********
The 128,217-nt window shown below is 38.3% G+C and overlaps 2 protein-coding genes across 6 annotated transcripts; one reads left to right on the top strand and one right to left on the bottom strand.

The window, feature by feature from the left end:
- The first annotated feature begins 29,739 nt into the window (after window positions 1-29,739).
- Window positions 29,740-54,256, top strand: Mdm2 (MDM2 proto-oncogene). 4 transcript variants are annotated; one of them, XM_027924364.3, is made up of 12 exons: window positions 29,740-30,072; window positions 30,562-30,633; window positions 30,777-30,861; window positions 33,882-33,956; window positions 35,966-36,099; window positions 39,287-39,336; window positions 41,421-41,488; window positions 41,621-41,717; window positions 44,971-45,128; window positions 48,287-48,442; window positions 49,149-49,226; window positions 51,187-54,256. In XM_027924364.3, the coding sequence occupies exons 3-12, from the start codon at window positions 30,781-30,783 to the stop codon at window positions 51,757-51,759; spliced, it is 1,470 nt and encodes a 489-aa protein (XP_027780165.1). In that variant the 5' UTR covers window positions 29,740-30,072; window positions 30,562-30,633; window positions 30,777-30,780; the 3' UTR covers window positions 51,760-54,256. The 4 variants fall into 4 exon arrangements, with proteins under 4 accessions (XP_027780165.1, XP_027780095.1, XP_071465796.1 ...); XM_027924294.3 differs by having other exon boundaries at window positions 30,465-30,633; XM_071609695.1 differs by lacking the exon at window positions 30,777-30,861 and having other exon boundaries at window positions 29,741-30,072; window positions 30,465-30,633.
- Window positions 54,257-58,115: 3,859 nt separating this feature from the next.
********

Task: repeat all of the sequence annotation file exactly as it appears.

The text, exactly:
The 128,217-nt window shown below is 38.3% G+C and overlaps 2 protein-coding genes across 6 annotated transcripts; one reads left to right on the top strand and one right to left on the bottom strand.

The window, feature by feature from the left end:
- The first annotated feature begins 29,739 nt into the window (after window positions 1-29,739).
- Window positions 29,740-54,256, top strand: Mdm2 (MDM2 proto-oncogene). 4 transcript variants are annotated; one of them, XM_027924364.3, is made up of 12 exons: window positions 29,740-30,072; window positions 30,562-30,633; window positions 30,777-30,861; window positions 33,882-33,956; window positions 35,966-36,099; window positions 39,287-39,336; window positions 41,421-41,488; window positions 41,621-41,717; window positions 44,971-45,128; window positions 48,287-48,442; window positions 49,149-49,226; window positions 51,187-54,256. In XM_027924364.3, the coding sequence occupies exons 3-12, from the start codon at window positions 30,781-30,783 to the stop codon at window positions 51,757-51,759; spliced, it is 1,470 nt and encodes a 489-aa protein (XP_027780165.1). In that variant the 5' UTR covers window positions 29,740-30,072; window positions 30,562-30,633; window positions 30,777-30,780; the 3' UTR covers window positions 51,760-54,256. The 4 variants fall into 4 exon arrangements, with proteins under 4 accessions (XP_027780165.1, XP_027780095.1, XP_071465796.1 ...); XM_027924294.3 differs by having other exon boundaries at window positions 30,465-30,633; XM_071609695.1 differs by lacking the exon at window positions 30,777-30,861 and having other exon boundaries at window positions 29,741-30,072; window positions 30,465-30,633.
- Window positions 54,257-58,115: 3,859 nt separating this feature from the next.